New York: No 9. Murray Street: W. J. Johnston, Publisher circa 1876. Later printing. , -188 pages. 6 7/8 x 5 1/4 inches. Publisher's mustard cloth with stamped decorations in black and gilt. Cancel author's name pasted on title page (the original author name was "John Oakum"). The frontispiece is an engraving with Facsimile signature of Walter P. Phillips below. This copy INSCRIBED by the author Phillips on second flyleaf "To William D. Tyler Esq. | With the cordial regards | of Walter P Phillips | New York April 8, 1890". Owner name "W. S. Tyler No 464" inked on recto of frontis. Good. Cloth. 
A (presumably) later edition of this work, with the author properly identified. Another copy we've seen for sale has the author listed as "John Oakum" with title page date of 1876, and the frontis engraving identified as John Oakum. That edition has fewer pages (176) but has two pages of ads in rear and with a green binding.
"Walter Polk Phillips (June 14, 1846 – January 31, 1920) was an American journalist, telegrapher, and inventor who created the Phillips Code, a brevity code which introduced the abbreviations POTUS, for president of the United States, and SCOTUS, for Supreme Court of the United States. He later became the head of the United Press...Phillips worked for the Associated Press from 1875 to 1879, serving as the New York Bureau's assistant general manager. Most sources say that it was during this period of time (c. 1879) that he created what came to be known as the Phillips Code. It had become clear to him, as a veteran telegrapher and journalist, that certain words were frequently used in news dispatches; he devised a special system of abbreviations that would make sending and receiving news stories much easier. The Phillips code quickly became popular with newspaper telegraphers, and it soon became the standard at newspapers of that era.Also during this time, in July 1876, Phillips released a work of humor and social commentary, under the pen name John Oakum. [AS HERE] Newspapers described it as "a collection of stories, character sketches and paragraphs" based on some of the telegraphers Phillips had known. " (Wikipedia)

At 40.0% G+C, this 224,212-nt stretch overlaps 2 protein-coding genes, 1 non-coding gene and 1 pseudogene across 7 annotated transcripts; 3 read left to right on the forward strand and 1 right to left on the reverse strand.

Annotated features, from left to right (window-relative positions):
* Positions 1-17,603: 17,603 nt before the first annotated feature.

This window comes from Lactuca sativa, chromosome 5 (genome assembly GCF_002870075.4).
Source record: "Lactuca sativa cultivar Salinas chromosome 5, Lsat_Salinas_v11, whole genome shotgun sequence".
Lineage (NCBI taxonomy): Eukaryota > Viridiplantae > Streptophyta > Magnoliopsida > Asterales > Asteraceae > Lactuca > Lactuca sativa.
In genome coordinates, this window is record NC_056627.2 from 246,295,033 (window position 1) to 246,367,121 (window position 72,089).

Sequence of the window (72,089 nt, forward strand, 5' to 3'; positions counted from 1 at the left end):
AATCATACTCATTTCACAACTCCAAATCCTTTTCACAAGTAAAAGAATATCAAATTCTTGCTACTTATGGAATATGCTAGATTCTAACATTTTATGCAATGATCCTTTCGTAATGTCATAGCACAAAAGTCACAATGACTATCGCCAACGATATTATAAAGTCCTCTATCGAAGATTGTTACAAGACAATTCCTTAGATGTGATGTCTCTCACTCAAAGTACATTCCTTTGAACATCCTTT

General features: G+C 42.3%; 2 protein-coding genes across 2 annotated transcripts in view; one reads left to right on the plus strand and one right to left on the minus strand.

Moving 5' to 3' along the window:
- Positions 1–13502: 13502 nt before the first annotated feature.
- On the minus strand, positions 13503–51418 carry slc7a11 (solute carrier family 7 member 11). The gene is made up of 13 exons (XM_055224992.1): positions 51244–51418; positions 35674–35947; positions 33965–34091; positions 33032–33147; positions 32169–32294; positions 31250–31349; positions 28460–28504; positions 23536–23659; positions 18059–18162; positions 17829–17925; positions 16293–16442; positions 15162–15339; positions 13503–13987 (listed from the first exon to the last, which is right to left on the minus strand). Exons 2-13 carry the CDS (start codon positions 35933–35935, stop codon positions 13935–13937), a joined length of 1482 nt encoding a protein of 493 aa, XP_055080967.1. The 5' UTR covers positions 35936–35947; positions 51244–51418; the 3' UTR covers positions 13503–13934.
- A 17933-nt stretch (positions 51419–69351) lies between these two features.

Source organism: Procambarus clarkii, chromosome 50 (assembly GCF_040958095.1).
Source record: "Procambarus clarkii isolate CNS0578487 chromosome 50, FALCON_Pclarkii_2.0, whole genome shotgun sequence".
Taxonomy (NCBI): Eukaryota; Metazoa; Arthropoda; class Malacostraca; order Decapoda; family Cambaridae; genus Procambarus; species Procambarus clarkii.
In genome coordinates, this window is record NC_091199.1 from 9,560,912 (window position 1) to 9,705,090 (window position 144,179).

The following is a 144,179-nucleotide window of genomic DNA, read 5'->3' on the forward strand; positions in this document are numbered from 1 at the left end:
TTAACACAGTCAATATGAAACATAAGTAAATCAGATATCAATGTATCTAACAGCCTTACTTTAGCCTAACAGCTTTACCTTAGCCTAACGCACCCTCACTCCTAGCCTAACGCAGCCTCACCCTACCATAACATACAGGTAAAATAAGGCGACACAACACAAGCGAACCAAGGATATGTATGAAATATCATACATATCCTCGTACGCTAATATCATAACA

The library of telegraph historian Bill Holly.